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Purdue University

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Associated Press
From left, Purdue’s Sandi Marcius, Terone Johnson and D.J. Bryd celebrates Byrd’s three-pointer against Wisconsin during the second half of the Boilers’ victory at Wisconsin on Sunday.
Purdue 69, Wisconsin 56

Boilermakers outhustle Badgers

Rebounding, ‘D’ the difference in Purdue’s upset

– Purdue came to the Kohl Center and beat No. 17 Wisconsin at its own game.

D.J. Byrd scored nine of his 22 points during a decisive second-half run as the Boilermakers upset the Badgers 69-56 to all but eliminate Wisconsin from contention in the tightly contested Big Ten race.

Terone Johnson added 16 points for Purdue (14-15, 7-9 Big Ten), half of which came in the 21-3 surge that carried the visitors to their first win in Madison since January 2009.

And the Boilermakers did it the way the Badgers have won many games: Tough defense, rebounding and hustling for loose balls.

“I think the numbers show that they did a better job on some of those hustle plays,” Wisconsin’s Jared Berggren said. “That’s something we normally take pride in controlling and getting more than our fair share of rebounds, loose balls, things like that. We didn’t do a good job coming away with those and that cost us.”

Purdue, which had lost three straight road games and four of five overall, outrebounded Wisconsin 39-27 – including a 12-6 advantage on the offensive glass – and limited the Badgers to 29.6 percent shooting (8-for-27) after halftime.

Wisconsin (20-9, 11-5) missed its final 18 three-pointers, including all 12 in the second half. Berggren scored 13 points and Ryan Evans and Sam Dekker had 10 apiece for the Badgers, who had won six of their previous seven.

“I thought our guys did a good job taking them out of rhythm, and when they had a couple that were open, I thought they rushed them a little bit,” Boilermakers coach Matt Painter said. “Sometimes that happens when you fight to get an open one.”

Meanwhile, Wisconsin couldn’t handle the combination of Johnson slicing through the lane and Byrd hitting from beyond the arc.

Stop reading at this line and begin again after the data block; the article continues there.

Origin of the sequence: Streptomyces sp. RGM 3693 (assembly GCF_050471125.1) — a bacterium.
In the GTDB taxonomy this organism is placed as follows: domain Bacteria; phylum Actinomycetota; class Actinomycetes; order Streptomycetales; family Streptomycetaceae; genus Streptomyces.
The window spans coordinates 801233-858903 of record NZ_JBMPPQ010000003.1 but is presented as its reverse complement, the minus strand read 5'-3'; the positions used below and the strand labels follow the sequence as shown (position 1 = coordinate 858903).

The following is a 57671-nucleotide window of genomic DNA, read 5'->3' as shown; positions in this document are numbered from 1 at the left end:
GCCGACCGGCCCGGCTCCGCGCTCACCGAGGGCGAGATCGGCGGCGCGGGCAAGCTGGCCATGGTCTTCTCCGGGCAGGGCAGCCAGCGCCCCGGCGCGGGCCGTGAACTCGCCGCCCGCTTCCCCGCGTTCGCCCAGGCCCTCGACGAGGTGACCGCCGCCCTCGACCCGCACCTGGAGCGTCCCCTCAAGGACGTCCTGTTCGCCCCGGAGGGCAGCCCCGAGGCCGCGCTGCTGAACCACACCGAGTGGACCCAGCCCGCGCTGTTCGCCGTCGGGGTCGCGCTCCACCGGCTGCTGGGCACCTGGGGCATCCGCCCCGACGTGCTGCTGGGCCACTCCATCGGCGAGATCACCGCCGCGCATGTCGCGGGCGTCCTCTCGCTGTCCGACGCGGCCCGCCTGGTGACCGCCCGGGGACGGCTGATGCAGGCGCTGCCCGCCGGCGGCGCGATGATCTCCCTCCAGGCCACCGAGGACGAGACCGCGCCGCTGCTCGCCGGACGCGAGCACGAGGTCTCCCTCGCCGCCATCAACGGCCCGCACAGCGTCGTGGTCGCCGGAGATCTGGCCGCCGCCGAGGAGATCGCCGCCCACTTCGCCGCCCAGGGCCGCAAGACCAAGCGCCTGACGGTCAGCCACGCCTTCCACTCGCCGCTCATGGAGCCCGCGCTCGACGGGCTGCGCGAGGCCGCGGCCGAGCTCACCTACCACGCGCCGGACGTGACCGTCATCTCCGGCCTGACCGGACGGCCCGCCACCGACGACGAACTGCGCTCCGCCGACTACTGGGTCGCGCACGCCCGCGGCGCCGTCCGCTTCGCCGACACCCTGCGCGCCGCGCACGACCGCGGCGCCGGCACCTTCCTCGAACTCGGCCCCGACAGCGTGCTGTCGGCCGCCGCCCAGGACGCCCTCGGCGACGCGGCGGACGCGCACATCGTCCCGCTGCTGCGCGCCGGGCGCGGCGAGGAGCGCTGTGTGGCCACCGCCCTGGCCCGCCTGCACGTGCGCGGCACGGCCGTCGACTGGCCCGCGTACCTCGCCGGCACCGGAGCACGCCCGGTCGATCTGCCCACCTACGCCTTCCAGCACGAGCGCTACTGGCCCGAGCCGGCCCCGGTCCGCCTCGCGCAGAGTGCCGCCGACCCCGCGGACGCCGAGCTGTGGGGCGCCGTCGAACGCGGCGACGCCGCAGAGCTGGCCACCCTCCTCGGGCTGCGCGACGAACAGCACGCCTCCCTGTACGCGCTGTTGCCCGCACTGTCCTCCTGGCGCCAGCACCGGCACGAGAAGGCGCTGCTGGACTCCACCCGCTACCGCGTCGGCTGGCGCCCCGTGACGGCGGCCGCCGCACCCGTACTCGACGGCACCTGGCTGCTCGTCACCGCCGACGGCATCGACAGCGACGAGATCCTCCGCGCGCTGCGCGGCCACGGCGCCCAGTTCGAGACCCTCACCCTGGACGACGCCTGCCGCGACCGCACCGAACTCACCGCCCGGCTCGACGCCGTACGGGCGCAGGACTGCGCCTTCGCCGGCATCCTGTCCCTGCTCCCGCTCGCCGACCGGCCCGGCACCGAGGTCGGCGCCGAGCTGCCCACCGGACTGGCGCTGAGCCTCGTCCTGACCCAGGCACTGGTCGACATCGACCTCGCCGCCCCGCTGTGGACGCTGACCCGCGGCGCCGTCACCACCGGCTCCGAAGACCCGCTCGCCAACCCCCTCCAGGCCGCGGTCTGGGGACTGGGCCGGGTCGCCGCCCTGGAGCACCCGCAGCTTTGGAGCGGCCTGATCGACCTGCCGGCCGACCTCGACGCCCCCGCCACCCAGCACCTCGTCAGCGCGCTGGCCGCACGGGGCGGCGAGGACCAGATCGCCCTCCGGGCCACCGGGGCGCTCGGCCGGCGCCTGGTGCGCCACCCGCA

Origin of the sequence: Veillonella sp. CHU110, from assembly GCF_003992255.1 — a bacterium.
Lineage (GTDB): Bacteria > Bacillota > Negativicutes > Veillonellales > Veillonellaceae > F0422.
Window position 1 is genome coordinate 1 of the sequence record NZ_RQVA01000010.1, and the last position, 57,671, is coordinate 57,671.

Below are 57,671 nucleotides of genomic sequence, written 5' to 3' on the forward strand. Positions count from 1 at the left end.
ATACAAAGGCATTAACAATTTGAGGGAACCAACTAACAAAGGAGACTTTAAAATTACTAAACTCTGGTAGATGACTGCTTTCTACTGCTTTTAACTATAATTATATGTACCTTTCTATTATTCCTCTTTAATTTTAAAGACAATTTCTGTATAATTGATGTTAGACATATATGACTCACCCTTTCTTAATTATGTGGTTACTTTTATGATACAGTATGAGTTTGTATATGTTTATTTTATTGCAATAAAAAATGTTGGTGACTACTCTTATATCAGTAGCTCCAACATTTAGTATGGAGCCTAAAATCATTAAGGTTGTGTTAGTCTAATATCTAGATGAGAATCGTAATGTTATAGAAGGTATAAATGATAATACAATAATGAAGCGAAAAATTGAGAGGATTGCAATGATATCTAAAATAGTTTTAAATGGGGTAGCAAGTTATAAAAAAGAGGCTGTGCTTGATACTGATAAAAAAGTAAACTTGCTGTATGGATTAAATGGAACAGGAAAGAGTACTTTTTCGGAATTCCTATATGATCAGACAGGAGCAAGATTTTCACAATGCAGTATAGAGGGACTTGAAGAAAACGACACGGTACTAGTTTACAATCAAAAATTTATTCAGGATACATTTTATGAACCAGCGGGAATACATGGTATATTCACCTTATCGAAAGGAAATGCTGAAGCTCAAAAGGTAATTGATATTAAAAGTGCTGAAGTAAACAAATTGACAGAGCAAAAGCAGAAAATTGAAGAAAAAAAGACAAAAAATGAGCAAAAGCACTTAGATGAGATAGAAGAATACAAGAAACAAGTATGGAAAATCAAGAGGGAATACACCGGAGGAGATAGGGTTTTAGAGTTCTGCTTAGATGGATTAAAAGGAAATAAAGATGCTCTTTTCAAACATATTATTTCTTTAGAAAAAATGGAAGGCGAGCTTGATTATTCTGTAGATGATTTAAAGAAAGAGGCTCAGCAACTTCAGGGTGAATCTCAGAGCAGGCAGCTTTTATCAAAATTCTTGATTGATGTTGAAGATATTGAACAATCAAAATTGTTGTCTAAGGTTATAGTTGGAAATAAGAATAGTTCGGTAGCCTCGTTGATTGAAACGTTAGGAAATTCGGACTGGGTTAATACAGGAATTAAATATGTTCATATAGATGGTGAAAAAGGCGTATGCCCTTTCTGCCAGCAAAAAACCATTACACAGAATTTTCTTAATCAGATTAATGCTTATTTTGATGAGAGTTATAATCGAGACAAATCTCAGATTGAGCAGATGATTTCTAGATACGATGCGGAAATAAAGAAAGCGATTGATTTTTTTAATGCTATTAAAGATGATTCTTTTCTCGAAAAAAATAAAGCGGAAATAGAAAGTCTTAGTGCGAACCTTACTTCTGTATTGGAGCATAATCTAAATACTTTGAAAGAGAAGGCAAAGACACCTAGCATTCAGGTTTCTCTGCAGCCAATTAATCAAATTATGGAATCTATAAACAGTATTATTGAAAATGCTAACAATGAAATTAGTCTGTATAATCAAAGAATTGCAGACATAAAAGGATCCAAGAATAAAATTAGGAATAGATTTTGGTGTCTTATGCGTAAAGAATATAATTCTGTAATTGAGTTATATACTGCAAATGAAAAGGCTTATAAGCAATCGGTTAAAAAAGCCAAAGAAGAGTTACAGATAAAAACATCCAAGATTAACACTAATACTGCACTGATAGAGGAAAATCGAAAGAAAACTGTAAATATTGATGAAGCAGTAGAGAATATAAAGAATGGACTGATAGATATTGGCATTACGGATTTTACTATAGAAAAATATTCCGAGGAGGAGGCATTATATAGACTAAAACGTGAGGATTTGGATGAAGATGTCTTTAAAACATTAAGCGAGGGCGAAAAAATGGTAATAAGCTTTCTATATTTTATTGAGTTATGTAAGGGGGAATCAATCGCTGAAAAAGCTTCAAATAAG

“We kept getting shots in the paint, and that opened things up for D.J. on the outside,” said Johnson, who scored 10 in the second half. “It was a snowball effect. Guys started making shots, guys started rebounding harder.”

Byrd hit three three-pointers and Johnson added four baskets in the big run for Purdue. Wisconsin, meanwhile, missed five of six shots from the field and committed four turnovers in the 7:31 stretch as it fell behind 54-45.

“I thought we really did a good job rebounding, offensively and defensively,” said Byrd, who hit 6 of 9 three-pointers and matched his season high for points. “It gave us extra opportunities to knock down shots and extra opportunities just to have the ball in our hands.”

The Badgers, who won their previous three games by at least 20, had a 13-point lead in the first half and led by nine early in the second half.

“We had them down, and we just didn’t step on their throats like we needed to,” Wisconsin’s Mike Bruesewitz said.

Sandi Marcius complemented Byrd and Johnson, scoring eight of his 10 points in the second half to reach double figures for just the second time this season.

“We kept battling back,” Painter said. “For this team, it’s only happened one time all year. It’s a real tribute to our guys just staying with it this time of year.”

Wisconsin is still mathematically alive in the Big Ten chase, but it seems highly unlikely the Badgers will claim their first title since 2007-08. They’ll need to win their final two games, Thursday at No. 9 Michigan State and Sunday at Penn State, and get a lot of help to claim a share of the championship.

It also was the first time in Wisconsin coach Bo Ryan’s 12-year tenure that the Badgers lost on Senior Day.

Evans, one of five seniors honored, started and extended his streak to 132 consecutive games.

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